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Harris Surname DNA Project
The Harris Surname DNA Project is one of the larger DNA surname projects with over 250 participants. It was created as a cooperative organization to develop a collection of Harris family groups who descend from various male Harris ancestors in order to use genealogical DNA testing to compare Y-DNA to discover familial and non-familial relationships. The first test kit was submitted in 2001; the project was created in 2003 after several other DNA kits had been submitted for comparison. Some variant spellings of Harris which are part of the project include: Harries, Herries, Harriss, Harrys, Herrys, Harras, Herrick, etc. In a number of instances the Harris surname appears to be English and Welsh in origin. It is very common in southern England and South Wales as a patronymic from the medieval English personal name Harry (pet form of Henry), meaning "son of Harry." But other Harris families seem to have originated in Germany, France, and other countries.
The Harris Surname DNA Project administrators are genealogists who serve in a volunteer capacity and receive no financial or other compensation. They help maintain the project pages and results as well as answer general questions. The official testing company for the Harris DNA Study is Family Tree DNA. The Project administrators also manage Harris test results submitted to DNA Heritage.
Additional recommended knowledge
The Harris surname (not including variant spellings) ranked as the 15th most common surname in the U.S. as surveyed in the 1990 Census (behind Smith, Johnson, Williams, Jones, Brown, Davis, Miller, Wilson, Moore, Taylor, Anderson, Thomas, Jackson, and White).In the 2000 Census, the 25 most common surnames in rank are: Smith, Johnson, Williams, Brown, Jones, Miller, Davis, Garcia, Rodriguez, Wilson, Martinez, Anderson, Taylor, Thomas, Hernandez, Moore, Martin, Jackson, Thompson, White, Lopez, Lee, Gonzalez, Harris, and Clark. Harris ranks as the 24th most common surname in the United States.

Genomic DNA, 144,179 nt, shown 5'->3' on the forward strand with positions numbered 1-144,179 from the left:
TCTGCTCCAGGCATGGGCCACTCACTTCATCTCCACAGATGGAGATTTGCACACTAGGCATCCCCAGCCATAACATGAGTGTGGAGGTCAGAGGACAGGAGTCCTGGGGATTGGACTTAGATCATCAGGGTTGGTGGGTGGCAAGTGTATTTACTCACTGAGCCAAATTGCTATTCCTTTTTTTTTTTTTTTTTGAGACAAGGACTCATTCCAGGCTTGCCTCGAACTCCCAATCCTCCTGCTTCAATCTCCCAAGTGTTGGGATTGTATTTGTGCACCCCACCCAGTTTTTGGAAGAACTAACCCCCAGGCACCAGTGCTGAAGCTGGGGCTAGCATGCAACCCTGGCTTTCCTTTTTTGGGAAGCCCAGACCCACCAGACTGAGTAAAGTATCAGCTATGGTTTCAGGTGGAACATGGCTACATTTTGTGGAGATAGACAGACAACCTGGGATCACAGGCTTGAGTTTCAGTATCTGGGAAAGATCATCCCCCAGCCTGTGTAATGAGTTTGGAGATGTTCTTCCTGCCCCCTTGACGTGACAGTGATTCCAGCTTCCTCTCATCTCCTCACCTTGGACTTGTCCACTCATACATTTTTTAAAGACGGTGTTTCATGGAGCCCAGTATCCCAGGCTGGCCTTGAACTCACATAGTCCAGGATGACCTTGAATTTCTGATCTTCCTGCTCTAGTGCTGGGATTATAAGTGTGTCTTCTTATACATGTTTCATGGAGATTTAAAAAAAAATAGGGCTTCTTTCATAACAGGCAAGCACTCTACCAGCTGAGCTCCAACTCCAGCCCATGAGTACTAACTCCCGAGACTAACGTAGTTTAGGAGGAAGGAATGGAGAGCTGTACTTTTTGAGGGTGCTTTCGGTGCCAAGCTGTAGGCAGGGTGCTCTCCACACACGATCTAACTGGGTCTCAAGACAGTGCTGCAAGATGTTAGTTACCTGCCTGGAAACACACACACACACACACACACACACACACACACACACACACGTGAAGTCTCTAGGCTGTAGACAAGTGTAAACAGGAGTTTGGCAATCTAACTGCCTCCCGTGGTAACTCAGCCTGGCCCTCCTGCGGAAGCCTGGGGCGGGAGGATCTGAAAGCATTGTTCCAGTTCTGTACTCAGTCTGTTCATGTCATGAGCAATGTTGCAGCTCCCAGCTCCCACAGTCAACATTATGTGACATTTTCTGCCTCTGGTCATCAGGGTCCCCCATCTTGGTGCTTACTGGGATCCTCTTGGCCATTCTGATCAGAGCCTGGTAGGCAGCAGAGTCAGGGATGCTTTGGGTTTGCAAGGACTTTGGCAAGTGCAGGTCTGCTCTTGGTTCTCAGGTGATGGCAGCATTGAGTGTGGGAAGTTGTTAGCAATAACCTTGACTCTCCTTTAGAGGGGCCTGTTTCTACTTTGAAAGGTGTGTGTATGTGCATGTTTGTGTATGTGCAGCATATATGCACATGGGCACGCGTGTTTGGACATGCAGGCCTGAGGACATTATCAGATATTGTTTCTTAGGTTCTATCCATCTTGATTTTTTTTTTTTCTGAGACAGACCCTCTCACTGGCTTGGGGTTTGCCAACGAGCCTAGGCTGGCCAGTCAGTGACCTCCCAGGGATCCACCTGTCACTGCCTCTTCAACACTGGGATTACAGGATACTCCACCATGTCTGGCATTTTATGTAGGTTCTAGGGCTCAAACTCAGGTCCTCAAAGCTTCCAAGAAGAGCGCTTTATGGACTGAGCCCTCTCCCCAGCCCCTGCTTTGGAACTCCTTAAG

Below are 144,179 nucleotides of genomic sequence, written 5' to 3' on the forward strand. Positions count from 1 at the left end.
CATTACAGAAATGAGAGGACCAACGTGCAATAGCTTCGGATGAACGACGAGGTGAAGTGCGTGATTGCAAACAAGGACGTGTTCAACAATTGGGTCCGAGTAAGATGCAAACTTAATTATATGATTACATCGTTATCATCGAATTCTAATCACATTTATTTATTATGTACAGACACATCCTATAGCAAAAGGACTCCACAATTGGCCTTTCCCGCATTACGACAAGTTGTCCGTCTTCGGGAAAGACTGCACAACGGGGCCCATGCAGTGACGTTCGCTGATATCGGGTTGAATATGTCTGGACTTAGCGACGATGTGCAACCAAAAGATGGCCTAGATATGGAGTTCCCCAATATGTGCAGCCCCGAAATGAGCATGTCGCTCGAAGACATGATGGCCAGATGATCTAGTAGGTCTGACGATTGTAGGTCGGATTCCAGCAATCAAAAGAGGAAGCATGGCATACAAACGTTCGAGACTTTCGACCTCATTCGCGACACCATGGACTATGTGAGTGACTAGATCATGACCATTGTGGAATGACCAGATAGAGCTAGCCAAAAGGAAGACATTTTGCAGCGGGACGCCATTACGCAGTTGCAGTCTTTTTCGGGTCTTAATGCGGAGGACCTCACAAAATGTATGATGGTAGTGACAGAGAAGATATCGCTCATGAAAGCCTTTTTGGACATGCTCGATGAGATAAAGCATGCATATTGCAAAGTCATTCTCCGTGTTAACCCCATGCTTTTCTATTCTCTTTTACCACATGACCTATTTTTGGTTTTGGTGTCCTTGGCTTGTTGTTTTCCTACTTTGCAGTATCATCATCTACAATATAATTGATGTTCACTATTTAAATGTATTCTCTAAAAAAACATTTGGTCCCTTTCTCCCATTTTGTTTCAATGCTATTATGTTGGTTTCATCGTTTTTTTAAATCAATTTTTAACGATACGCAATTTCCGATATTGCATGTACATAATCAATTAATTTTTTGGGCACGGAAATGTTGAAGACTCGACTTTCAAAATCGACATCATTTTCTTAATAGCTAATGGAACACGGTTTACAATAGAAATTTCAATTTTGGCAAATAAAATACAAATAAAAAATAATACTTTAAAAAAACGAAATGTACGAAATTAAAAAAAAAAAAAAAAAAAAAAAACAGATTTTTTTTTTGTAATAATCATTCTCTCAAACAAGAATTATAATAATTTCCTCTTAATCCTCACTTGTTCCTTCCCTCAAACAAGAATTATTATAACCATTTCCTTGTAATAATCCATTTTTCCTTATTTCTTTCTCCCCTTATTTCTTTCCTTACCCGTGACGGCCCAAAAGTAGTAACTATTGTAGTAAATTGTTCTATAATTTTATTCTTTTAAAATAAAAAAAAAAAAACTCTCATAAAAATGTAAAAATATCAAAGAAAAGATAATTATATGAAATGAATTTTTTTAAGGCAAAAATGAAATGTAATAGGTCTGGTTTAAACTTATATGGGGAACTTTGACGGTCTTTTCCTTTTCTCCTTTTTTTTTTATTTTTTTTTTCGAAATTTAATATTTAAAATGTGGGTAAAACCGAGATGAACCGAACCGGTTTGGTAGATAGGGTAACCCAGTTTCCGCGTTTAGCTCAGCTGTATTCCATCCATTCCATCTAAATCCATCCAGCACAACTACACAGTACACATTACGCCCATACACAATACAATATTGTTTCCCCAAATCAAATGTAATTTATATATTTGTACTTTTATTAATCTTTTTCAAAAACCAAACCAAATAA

Harris is the 22nd most common surname in England, Wales and the Isle of Man (behind Smith, Jones, Williams, Taylor, Brown, Davies, Evans, Wilson, Thomas, Johnson, Roberts, Robinson, Thompson, Wright, Walker, White, Edwards, Hughes, Green, Hall, and Lewis).
Probable origins for the Harris family of Essex
One branch of Harrises (the family residing in Essex, England in the 1500s) claims to derive their surname from the French term “Le Herisse.” Previously, as early as 1000 A.D., this family had been nicknamed Crispin, (Latin) meaning “sticking-up hair.” The French translation of Crispin is “Le Herisse.” A paternal ancestor, Crispin de Bec, son of Guillaume de Bec (918-1000) was bestowed the nickname of “Crispin,” meaning “curly-headed.” This Crispin de Bec’s son, Guy “Le Herisse” de Bailleul, was perhaps the first to assume the French translation of the name. This Crispin family reportedly descends from a brother of Rolf Ganger “Rollo” named Hrollaug Rognvaldsson (aka Hugh Barbatus), both sons of Rognvald “The Wise” Eysteinsson. Among numerous branches, some related families migrated to the British Isles and were known as “de Heriz” and “Heris” during the 11th & 13th centuries in Nottingham and Derby. The family was also anciently known as “Herries” in Wales and Scotland.
The ancient Le Herisse ancestor, Guy de Bailleul, is recorded as holding Harcourt in France. Crispin, Le Herisse, and de Harcourt were used interchangeably at various periods of time. One of Guy’s descendants, Ivo de Harcourt, who is often confused with a different Ivo de Harcourt of another family, began using the name of Heris in Nottingham during the 12th century. This appears to be the English ancestor of the Y-DNA I1a haplotype Harris families.